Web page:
A Bit of Japan in a Box…

“I no naka no kawazu taikai wo shirazu”  ~Japanese Proverb  (literal translation: A frog in a well does not know the great sea.)

I have been blessed to travel to many different countries in my lifetime. I have seen and learned much. But most of my smalls have not had that privilege yet. So every time I go away, I try to bring something back for them; a little bit of that country so they can start opening their curious minds to the great big world out there. I bring back food to taste, books to read…even if they are in a different language, and objects from every day life in the country I have visited.

This trip to Japan was no different. As I sorted through my photos, the wheels started turning. What if I gathered up favorite photos that show a few key elements and highlights of my trip and then gathered up the real objects and put together a little “mini japan” for them to play in? We could go through the photos together and then build the box to play in. That way, even though they may not be able to travel with me,  they can go there in their imaginations!

And so we did. We went through the following photos and learned a few facts and new words and then incorporated each item into our sensory box.

Most of the inspiration for this box came from my photos from the city of Kyoto. I found it breathtaking. It carried with it so much tradition, history, and beauty…

Looking at these photos of all the girls dressed in traditional Japanese kimonos inspired the use of the kokeshi dolls in our box…

Abigail loved the kokeshi dolls. She put them for rice baths…

She turned the rice bowls over and made a stage for them to perform their dances…

The list continues with hashi…

This is Gage’s favourite element in the box, as he likes to pinch, pinch, pinch, and try to pick everything up! I used spring-loaded hashi purchased at the kitchen store so the smalls would have an easier time of using them…

I apologize for the boy’s dirty fingernails! Eeek! We get into a lot of messes here!

In the markets I saw a lot of beautiful Japanese parasols…

So we had to add some of those too! I just used cocktail umbrellas, but I chopped the pointy end off first with a pair of scissors.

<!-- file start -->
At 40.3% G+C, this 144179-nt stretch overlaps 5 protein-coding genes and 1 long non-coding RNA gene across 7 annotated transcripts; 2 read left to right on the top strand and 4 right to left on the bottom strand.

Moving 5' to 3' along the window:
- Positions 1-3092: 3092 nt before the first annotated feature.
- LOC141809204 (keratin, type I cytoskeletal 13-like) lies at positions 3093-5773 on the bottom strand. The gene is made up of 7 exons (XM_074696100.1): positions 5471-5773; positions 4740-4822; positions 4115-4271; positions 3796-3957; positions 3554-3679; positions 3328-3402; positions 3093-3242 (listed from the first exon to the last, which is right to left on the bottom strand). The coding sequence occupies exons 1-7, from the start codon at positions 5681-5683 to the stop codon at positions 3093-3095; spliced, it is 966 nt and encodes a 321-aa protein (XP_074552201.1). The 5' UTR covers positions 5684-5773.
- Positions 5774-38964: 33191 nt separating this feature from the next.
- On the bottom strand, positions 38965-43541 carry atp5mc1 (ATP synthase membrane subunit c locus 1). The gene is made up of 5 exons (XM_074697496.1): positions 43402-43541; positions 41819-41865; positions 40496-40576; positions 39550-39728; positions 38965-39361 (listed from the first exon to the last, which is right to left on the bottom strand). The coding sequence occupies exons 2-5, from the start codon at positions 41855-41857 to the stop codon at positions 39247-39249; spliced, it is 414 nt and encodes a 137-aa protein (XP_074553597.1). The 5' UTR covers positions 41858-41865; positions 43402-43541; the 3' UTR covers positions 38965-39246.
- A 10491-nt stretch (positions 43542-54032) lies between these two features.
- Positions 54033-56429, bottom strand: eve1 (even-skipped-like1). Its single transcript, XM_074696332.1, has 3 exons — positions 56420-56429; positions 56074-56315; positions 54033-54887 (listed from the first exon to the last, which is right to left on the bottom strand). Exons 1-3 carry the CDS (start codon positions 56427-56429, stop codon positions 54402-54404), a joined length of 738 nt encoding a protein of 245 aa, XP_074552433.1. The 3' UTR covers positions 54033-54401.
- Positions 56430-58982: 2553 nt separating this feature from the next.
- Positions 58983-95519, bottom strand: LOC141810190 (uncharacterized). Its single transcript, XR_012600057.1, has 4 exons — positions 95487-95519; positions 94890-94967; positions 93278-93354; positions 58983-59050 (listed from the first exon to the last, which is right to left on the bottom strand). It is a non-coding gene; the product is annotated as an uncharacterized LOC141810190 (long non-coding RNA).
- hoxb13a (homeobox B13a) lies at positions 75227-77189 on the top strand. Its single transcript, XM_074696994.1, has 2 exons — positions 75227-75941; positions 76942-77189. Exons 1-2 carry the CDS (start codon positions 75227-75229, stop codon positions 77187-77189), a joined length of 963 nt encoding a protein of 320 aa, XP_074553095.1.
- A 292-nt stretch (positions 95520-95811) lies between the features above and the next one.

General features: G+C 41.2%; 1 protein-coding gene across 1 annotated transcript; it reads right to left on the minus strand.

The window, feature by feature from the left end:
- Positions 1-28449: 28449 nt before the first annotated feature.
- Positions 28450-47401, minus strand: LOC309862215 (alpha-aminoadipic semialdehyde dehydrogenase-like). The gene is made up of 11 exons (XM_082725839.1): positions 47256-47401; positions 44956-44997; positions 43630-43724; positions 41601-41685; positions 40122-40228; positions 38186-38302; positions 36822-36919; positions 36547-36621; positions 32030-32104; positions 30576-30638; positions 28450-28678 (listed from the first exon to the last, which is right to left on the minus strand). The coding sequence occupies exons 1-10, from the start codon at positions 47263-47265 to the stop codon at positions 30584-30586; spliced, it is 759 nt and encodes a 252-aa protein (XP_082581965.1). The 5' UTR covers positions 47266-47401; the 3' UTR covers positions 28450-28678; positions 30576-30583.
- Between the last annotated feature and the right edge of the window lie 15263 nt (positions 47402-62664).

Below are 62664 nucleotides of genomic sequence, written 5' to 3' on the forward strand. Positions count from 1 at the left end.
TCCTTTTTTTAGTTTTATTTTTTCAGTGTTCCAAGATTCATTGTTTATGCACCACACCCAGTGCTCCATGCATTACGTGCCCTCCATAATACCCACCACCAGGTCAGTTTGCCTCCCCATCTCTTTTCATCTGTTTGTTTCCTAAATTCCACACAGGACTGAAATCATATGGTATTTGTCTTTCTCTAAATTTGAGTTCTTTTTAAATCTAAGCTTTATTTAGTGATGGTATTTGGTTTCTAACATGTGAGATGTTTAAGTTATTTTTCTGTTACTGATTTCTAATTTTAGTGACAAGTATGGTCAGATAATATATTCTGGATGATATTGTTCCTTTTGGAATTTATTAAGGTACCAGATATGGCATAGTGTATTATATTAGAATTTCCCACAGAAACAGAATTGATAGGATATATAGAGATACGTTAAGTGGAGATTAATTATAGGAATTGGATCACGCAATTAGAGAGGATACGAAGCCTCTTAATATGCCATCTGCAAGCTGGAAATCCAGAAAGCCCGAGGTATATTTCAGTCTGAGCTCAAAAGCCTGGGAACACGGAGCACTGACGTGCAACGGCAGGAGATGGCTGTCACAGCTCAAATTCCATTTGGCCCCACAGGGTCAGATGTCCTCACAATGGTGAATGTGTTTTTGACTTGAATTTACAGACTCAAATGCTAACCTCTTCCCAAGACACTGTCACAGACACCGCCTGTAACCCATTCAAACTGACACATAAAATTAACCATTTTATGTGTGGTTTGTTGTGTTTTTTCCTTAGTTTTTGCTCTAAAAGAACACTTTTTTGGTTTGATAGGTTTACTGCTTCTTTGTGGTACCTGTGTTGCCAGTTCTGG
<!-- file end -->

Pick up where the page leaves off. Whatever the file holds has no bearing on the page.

I had a chance to see some beautiful orchids on my trip too…

I managed to find some silk orchids at our dollar store and plucked them from the tacky green stem and added them to the box. They made beautiful beds for our dolls…

And then, the paper crane. My favourite of all the elements…there were thousands of them at the Peace Memorial Park in Hiroshima! But that’s a whole other post you’ll have to wait for! Hehehehe!

Our cranes took the dolls for rides…

I also added 2 rice bowls, and 4 little wooden rice paddles to the box. I found the rice paddles at our dollar store, if you can believe it! I used 2 5lb bags of no name brand rice, which cost about $10 in total. And that was it! So simple.

And my kids played for hours after dinner while it poured rain outside.

I can’t wait to share it with all the smalls tomorrow!

Thanks for stopping by!

~Arlee, Small Potatoes

Advertisements

9 thoughts on “A Bit of Japan in a Box…

  1. Oh my, this is great. I’m quite envious of your trip to Japan the photos look amazing.
    The idea of a sensory box based on different countries is fabulous. You’ve got me thinking now about all the different countries we could do this for.

  2. I love your way of sharing your trip with your kids and turning it into a fun sensory play experience. My husband and I went to Tokyo before my son was born. I hope to teach him about my experiences there and one day take him!

  3. Pingback: 30 Sensory Bin Activities for Kids…A Small Potatoes Sensory Round-Up! | Small Potatoes

Leave a Reply

Fill in your details below or click an icon to log in:

WordPress.com Logo

You are commenting using your WordPress.com account. Log Out / Change )

Twitter picture

You are commenting using your Twitter account. Log Out / Change )

Facebook photo

You are commenting using your Facebook account. Log Out / Change )

Google+ photo

You are commenting using your Google+ account. Log Out / Change )

Connecting to %s